February 11, 2014

Relegation

I'm not the first one with the idea, but for nearly 15 years, I've bantered the idea of relegation in major college football with friends and family. I'll freely admit I don't understand how professional soccer around the world determines who is demoted or promoted leagues, but I know it is done and generally works.

Thankfully, the world has Bill Connelly who is one of the world's nation's Missouri's foremost experts on major world football. And American college football.

Why would I support relegation? Take it away, Bill:
Promotion and relegation would bring an extra layer of drama and excitement to a sport already full of it. You want conference battles to matter more? You want directionless legacy programs to be punished for playing awful football for years on end? You want better, more deserving programs to fill the spots of the legacies? You want the top tier of college football to be nearly free of dead weight? Promotion and relegation are for you.
If you want to see what relegation would look like in American college football, read his post. My favorite? His prediction that North Dakota State would have likely played in the CapitalOne Bowl, and remain competitive in the B1.5G Of course, Connelly has a dose of reality:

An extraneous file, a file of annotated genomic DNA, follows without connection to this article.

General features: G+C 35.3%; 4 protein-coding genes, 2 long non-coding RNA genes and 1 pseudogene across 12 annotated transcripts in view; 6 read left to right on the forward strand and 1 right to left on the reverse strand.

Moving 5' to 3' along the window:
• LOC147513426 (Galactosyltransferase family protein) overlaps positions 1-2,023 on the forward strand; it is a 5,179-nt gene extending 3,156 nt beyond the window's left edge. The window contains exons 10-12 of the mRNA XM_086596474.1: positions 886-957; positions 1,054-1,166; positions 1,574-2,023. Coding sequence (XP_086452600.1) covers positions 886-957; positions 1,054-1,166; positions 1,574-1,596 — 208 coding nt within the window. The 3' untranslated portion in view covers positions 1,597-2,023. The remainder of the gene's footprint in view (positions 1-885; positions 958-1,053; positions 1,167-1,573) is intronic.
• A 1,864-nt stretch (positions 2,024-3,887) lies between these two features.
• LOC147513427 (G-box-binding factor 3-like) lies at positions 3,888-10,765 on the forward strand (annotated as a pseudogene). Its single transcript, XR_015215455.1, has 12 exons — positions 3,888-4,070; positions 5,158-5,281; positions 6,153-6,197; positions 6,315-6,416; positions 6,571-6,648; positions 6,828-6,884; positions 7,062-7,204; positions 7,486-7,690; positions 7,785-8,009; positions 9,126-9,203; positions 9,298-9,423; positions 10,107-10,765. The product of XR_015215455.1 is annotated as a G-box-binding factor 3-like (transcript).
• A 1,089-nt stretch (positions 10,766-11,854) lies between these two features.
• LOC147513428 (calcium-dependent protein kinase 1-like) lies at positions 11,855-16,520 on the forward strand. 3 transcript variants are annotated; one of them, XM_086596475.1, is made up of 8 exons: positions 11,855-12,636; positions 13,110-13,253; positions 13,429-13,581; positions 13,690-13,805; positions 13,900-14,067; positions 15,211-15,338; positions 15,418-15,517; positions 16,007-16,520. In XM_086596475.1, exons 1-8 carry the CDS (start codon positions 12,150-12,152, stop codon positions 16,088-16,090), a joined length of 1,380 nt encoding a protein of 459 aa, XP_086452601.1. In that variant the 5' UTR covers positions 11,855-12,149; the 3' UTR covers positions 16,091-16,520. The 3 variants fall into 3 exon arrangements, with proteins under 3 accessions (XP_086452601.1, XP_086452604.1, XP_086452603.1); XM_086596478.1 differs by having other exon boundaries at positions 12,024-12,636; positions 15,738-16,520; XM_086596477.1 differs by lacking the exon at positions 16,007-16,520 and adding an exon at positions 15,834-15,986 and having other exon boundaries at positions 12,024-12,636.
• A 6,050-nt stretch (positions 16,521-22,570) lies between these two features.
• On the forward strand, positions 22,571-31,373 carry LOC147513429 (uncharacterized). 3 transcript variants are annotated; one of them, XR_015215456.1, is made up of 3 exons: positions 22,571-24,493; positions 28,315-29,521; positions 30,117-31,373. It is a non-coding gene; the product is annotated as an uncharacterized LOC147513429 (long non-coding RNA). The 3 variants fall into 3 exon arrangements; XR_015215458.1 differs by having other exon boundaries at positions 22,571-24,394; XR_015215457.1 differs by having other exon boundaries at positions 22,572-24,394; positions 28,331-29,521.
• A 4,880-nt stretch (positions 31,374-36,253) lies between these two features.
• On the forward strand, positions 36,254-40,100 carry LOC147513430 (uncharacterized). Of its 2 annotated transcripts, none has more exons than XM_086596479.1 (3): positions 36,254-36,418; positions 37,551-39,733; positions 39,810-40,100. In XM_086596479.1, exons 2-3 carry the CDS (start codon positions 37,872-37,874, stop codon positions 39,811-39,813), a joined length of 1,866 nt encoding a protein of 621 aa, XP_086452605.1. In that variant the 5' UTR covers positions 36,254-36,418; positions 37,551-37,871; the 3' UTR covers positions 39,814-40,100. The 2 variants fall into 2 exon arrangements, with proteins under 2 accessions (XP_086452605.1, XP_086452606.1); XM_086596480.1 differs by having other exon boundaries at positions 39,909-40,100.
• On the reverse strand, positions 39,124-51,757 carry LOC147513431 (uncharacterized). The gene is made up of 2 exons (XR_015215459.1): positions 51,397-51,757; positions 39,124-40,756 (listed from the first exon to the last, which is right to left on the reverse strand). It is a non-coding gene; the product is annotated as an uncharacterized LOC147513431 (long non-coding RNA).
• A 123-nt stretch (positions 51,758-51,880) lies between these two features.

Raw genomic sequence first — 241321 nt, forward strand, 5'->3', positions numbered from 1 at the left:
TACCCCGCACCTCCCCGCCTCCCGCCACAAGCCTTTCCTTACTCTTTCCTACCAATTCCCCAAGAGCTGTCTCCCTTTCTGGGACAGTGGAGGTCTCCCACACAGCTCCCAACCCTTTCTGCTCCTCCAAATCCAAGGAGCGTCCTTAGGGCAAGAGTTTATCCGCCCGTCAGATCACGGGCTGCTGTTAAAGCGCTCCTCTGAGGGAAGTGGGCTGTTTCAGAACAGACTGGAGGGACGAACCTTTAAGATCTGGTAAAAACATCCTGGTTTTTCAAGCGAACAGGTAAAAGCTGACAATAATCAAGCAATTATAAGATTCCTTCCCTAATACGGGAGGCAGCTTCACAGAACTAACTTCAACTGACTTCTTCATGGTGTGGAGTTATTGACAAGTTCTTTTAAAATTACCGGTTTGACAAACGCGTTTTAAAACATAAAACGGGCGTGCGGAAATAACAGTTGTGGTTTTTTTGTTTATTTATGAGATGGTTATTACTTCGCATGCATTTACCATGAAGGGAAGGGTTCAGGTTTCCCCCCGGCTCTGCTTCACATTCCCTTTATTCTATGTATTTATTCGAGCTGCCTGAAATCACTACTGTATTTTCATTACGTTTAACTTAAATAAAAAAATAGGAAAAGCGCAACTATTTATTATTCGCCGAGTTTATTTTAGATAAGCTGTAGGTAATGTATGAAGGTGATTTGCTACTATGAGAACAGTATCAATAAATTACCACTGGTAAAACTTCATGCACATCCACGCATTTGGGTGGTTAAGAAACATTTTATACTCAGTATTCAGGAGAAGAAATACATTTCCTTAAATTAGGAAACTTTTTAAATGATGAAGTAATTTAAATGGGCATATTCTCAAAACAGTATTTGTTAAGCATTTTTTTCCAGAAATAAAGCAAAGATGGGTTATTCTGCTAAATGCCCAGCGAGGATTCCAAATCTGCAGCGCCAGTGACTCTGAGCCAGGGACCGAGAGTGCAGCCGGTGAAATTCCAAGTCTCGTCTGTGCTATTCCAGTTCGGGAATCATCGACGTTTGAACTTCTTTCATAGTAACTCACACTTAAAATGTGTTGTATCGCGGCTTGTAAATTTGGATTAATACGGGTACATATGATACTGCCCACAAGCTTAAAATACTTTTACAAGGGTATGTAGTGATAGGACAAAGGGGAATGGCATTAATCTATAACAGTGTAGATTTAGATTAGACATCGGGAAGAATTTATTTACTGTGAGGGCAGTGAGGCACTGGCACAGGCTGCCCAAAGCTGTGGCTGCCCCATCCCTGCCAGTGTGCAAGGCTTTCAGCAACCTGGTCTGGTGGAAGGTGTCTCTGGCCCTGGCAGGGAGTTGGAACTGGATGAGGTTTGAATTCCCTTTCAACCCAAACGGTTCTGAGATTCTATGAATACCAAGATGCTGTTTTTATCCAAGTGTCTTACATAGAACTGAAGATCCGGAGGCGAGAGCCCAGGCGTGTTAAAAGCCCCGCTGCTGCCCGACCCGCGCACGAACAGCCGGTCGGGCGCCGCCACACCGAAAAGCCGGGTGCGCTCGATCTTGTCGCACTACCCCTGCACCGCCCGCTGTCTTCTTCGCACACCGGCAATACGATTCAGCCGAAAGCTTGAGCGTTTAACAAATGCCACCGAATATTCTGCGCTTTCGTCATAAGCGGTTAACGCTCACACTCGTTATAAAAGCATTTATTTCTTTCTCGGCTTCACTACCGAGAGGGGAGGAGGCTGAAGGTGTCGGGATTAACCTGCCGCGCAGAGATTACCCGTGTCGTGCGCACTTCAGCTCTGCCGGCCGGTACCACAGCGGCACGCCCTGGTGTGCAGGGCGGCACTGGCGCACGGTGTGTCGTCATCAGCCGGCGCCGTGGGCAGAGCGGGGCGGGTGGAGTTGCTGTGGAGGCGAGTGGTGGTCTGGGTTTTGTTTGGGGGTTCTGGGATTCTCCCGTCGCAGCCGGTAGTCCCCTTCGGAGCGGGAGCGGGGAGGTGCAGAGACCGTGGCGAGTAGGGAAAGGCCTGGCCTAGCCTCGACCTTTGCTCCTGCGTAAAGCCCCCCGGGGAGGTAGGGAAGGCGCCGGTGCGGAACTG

But after two more years of this experiment, I'm no less sure that a) this would be an incredible thing for college football, in terms of excitement, competitiveness, drama, etc., and b) it would never, ever, ever, ever happen. It would reward currently powerless entities, and it would give entrenched, struggling programs no reason to say yes. But it's February; it's the time in the offseason where we can all do a little dreaming.
Preach on, Bill. Preach on.
TD

2 comments:

RaleighDawg31 said...

Overall, I agree. In fact, I think this idea would improve almost all sports and help keep things interesting for more fanbases from top to bottom. Strangely, I think college football might be one of the sports where I would be most reluctant to institute this, based solely on tradition. It would just be strange if the SEC replaced, say, Kentucky with some up-and-comer. Not that I'm against it - it would just take some getting used to.

David Jones said...

I've always thought college football with its tiers of talent would be perfect for this model (though certainly not realistic).

 
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